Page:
Purchase Redemption and Repurchase Price

by Manshu on November 27, 2006

in Mutual Funds

Under various schemes offered by the Mutual Fund, the units of funds are purchased, redeemed, and repurchased. These prices vary according to the type of funds one deals in and the fund’s portfolio must be thoroughly studied before investing in y\the fund.

Purchase Price

Purchase price or sales price is the price paid to buy one unit of the fund. However, the fund can be loaded or it can be a No Load fund. In the former case when fund levies an entry load then the purchase price will be greater than net asset value of the fund. The price will depend upon the entry load levied on the fund. For a ‘No Load’ fund the purchase price is same as NAV. Generally, Funds charge an entry load between 1% and 2%. Exit loads range from 0.25% and 2.00%.
For e.g. Say an investor invests Rs 20,000/- and the current NAV is Rs.20/-. The entry load levied by the Mutual Fund is 1.00%; the price at which the investor invests is Rs.20.20 per unit. Units in a Mutual Fund are allotted to an investor depending upon the amount invested; it is not on thee basis of number of units purchased.
The investor receives 20000/20.20 = 990.099 units.

Now suppose the same investor decides to redeem his 990.099 units. The current NAV is Rs 25/- and the exit load is 1.25%. So the sale or redemption price per unit becomes Rs. 24.9875. The investor therefore gets 99.099 x 24.9875 = Rs.24762.3626.

So the purchase price here is Rs20.20 per unit as the investor has to pay the toll tax for entering the mutual fund bridge. Had it been a NO Load fund the purchase price would have been Rs 20.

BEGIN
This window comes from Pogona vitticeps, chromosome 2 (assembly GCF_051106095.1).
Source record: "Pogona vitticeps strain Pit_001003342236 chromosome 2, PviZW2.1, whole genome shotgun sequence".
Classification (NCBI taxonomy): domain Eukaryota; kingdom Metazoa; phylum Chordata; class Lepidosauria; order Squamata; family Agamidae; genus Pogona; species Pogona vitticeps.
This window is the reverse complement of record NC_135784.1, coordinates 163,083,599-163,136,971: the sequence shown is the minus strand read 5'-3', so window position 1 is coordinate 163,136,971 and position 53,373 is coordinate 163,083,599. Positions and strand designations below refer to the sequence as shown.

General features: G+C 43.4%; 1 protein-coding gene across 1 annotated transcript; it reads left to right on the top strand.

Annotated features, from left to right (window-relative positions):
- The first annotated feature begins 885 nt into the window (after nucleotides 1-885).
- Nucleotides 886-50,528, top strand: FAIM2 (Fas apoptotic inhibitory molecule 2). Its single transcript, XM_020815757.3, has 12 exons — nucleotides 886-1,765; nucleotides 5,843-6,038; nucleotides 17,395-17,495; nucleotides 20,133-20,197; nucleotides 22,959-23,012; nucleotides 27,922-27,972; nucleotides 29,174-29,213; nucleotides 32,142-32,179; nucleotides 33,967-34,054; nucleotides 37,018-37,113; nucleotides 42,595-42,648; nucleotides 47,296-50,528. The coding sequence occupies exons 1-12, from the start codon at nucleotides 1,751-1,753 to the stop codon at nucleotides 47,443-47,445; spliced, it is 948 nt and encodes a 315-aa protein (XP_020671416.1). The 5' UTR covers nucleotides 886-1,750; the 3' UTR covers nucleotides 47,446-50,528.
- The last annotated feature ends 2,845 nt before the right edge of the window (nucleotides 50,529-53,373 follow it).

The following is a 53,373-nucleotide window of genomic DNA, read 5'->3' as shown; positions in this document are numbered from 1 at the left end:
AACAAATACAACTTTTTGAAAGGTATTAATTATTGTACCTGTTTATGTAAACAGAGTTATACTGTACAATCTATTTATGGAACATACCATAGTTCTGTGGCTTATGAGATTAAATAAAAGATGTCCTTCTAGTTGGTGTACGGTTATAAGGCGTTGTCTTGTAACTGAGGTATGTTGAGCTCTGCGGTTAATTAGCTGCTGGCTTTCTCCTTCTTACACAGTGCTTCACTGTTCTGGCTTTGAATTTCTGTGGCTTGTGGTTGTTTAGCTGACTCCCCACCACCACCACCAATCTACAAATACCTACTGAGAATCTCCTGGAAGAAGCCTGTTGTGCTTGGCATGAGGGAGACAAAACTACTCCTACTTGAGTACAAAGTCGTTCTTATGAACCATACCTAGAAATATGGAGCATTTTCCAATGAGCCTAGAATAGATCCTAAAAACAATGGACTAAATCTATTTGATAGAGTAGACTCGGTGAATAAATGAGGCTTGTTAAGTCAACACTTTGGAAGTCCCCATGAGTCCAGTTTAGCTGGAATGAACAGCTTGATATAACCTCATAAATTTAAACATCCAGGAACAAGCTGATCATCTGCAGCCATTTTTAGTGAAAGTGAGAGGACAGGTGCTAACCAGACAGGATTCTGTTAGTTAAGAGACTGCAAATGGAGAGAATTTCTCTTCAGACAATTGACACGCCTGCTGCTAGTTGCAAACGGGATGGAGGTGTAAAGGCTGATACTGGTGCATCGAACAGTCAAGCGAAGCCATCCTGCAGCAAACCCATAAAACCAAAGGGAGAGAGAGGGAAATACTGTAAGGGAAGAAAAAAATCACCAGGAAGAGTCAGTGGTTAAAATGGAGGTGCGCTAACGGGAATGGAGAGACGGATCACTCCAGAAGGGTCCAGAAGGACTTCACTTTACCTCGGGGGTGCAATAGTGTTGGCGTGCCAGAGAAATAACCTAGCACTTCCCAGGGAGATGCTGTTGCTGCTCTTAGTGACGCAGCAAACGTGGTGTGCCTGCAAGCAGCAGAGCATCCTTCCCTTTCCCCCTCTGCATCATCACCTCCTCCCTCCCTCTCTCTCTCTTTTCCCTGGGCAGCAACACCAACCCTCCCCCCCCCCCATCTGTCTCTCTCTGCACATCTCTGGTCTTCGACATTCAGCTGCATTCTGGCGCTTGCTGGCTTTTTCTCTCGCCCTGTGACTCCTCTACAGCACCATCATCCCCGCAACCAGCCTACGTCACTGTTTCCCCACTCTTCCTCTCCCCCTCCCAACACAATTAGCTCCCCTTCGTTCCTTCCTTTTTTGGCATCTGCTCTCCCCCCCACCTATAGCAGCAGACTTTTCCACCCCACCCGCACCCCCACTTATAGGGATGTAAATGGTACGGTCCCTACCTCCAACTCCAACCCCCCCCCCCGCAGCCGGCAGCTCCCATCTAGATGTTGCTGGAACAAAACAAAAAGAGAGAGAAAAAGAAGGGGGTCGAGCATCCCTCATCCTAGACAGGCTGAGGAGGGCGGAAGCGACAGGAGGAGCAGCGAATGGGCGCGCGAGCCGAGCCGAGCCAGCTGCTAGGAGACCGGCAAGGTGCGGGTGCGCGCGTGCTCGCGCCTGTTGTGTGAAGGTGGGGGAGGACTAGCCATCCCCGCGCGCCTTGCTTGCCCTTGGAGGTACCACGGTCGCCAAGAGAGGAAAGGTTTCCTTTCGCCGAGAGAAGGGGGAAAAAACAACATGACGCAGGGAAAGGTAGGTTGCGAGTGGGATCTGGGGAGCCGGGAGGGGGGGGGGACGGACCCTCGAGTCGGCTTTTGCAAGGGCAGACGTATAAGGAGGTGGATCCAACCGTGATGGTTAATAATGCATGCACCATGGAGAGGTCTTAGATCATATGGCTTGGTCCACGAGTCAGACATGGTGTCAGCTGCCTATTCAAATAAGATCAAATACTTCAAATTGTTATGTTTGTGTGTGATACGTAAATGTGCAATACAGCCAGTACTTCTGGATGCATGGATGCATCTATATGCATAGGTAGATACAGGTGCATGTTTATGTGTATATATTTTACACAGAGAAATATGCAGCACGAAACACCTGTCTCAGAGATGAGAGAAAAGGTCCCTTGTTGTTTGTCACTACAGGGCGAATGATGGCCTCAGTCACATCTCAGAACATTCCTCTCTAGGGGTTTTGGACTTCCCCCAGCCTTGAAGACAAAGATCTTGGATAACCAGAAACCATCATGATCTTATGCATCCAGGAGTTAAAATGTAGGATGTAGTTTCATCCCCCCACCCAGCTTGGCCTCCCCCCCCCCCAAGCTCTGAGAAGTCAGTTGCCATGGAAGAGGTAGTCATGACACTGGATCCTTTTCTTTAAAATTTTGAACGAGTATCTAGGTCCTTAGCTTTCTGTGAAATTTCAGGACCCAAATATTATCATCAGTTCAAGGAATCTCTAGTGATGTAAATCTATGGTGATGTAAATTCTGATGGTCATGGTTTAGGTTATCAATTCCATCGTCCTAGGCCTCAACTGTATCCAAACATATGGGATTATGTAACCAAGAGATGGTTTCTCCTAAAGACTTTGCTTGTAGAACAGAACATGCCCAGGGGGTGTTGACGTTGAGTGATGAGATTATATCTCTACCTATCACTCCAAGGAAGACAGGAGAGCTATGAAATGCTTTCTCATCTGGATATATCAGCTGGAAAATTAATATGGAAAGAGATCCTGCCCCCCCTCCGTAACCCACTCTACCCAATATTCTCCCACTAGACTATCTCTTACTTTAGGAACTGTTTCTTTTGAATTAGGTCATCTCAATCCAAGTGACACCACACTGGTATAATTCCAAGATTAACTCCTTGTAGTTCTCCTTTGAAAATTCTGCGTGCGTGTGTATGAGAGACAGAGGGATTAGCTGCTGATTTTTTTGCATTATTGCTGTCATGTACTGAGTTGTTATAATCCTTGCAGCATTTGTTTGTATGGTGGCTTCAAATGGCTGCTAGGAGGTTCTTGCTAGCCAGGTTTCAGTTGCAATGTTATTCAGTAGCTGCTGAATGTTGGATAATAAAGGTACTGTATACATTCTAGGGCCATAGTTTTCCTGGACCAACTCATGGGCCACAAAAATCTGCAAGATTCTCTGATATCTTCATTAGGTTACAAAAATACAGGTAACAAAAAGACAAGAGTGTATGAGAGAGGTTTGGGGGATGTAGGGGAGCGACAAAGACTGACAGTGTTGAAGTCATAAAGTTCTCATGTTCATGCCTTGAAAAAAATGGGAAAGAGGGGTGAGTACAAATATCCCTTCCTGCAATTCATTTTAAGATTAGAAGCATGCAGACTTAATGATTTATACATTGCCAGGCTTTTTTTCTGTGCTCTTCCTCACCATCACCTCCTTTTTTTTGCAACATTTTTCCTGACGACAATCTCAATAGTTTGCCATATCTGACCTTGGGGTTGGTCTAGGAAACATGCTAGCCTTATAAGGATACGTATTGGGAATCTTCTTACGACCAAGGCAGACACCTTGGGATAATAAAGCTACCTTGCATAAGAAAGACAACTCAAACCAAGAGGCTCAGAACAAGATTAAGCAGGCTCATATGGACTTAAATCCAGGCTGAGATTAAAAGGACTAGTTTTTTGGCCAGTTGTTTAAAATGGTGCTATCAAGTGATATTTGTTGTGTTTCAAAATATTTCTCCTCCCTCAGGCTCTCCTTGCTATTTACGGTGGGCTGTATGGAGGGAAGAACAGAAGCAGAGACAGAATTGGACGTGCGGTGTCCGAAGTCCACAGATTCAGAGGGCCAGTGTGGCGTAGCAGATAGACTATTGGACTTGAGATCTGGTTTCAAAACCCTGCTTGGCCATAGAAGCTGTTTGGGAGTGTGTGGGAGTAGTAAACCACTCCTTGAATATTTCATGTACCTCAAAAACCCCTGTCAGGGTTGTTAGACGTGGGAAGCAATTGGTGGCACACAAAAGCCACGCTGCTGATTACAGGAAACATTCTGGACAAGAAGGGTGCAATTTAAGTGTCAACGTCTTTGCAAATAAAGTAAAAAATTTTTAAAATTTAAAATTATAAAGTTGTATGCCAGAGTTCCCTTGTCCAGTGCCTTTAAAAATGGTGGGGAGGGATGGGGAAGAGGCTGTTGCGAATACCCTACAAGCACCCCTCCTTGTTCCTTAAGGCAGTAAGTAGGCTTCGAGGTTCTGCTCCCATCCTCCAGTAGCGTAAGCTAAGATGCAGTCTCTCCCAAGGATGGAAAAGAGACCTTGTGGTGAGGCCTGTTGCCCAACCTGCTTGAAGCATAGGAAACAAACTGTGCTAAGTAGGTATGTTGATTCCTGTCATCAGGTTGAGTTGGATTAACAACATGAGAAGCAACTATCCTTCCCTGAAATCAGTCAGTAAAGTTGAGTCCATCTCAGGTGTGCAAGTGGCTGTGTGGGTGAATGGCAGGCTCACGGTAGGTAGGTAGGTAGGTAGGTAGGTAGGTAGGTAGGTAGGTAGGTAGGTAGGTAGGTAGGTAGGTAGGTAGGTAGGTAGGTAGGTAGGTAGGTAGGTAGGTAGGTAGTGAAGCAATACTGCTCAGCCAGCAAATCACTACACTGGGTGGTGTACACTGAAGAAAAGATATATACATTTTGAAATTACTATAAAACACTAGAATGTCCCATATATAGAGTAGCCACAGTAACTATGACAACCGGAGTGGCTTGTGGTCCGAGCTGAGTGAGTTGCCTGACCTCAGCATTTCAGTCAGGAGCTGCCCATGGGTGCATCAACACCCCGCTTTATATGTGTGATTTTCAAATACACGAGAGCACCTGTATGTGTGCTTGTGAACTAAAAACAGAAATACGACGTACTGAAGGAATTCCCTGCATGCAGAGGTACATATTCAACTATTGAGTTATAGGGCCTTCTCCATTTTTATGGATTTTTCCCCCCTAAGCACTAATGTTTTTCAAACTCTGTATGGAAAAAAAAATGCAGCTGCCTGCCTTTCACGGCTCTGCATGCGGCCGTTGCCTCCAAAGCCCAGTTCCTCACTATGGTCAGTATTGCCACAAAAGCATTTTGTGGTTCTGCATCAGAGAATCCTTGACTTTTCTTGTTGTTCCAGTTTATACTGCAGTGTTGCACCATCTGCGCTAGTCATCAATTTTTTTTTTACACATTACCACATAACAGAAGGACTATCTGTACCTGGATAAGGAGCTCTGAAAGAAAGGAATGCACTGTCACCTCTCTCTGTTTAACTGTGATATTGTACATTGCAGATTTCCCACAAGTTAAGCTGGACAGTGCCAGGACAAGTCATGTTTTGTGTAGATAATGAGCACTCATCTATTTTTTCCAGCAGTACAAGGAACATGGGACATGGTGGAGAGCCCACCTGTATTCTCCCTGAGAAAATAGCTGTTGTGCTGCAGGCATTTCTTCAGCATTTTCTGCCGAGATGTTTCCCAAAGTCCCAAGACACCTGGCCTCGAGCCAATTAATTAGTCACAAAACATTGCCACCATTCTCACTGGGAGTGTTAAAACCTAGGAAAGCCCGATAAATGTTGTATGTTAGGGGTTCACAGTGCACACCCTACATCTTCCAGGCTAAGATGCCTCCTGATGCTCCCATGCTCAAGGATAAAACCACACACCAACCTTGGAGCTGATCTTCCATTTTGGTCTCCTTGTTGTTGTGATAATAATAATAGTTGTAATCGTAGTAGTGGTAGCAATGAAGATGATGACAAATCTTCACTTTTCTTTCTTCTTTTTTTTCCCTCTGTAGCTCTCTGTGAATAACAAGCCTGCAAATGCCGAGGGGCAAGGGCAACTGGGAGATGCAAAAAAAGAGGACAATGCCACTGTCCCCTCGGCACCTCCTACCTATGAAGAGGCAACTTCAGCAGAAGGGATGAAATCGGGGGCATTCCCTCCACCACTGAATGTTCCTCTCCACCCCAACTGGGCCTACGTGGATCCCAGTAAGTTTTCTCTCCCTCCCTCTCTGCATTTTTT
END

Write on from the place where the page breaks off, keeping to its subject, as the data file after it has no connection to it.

Repurchase price

Generally, a Close-ended Fund has a fixed maturity period that range from 2 to 14 years. They sale only a fixed number of shares in the initial public offering after which the shares typically trade on a secondary market. The cost of closed-end fund shares that do business on a secondary market after their initial public offering is totally dependent on the market and doesn’t depend on the initial NAV. It may be more than or less than the share’s net asset value. Repurchase price is the price paid by a close-ended scheme to repurchase its units that are trading in the secondary market. The repurchase price can either be the NAV or it might have an exit load associated with it.

Redemption Price

Redemption price is the price received by the investor/customer on selling units of an open-ended scheme to the fund. In case of funds that does not levy an exit load the redemption price is same as the net asset value. However, in case the fund levies an exit load, the redemption price is lower than the net asset value. In that case the exit load percentage is subtracted from the NAV at the time of redemption of the fund.

{ 1 comment… read it below or add one }

saurabh January 4, 2008 at 1:37 am

Percise and to the point.

Infact its very self explanatory.Try to cite similar examples to help the investors who are not well versed with financial jargons

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